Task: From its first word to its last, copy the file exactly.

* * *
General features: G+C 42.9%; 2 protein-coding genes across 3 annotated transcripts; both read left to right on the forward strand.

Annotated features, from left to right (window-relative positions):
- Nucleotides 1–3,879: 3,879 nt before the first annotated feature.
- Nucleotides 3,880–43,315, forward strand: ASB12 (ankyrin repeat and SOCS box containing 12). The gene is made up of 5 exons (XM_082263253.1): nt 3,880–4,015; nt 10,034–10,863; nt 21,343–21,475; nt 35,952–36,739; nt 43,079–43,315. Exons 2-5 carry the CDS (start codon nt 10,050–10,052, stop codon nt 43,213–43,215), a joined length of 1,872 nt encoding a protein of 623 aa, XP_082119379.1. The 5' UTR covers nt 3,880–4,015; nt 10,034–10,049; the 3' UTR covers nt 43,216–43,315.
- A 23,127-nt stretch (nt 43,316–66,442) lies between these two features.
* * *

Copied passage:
General features: G+C 42.9%; 2 protein-coding genes across 3 annotated transcripts; both read left to right on the forward strand.

Annotated features, from left to right (window-relative positions):
- Nucleotides 1–3,879: 3,879 nt before the first annotated feature.
- Nucleotides 3,880–43,315, forward strand: ASB12 (ankyrin repeat and SOCS box containing 12). The gene is made up of 5 exons (XM_082263253.1): nt 3,880–4,015; nt 10,034–10,863; nt 21,343–21,475; nt 35,952–36,739; nt 43,079–43,315. Exons 2-5 carry the CDS (start codon nt 10,050–10,052, stop codon nt 43,213–43,215), a joined length of 1,872 nt encoding a protein of 623 aa, XP_082119379.1. The 5' UTR covers nt 3,880–4,015; nt 10,034–10,049; the 3' UTR covers nt 43,216–43,315.
- A 23,127-nt stretch (nt 43,316–66,442) lies between these two features.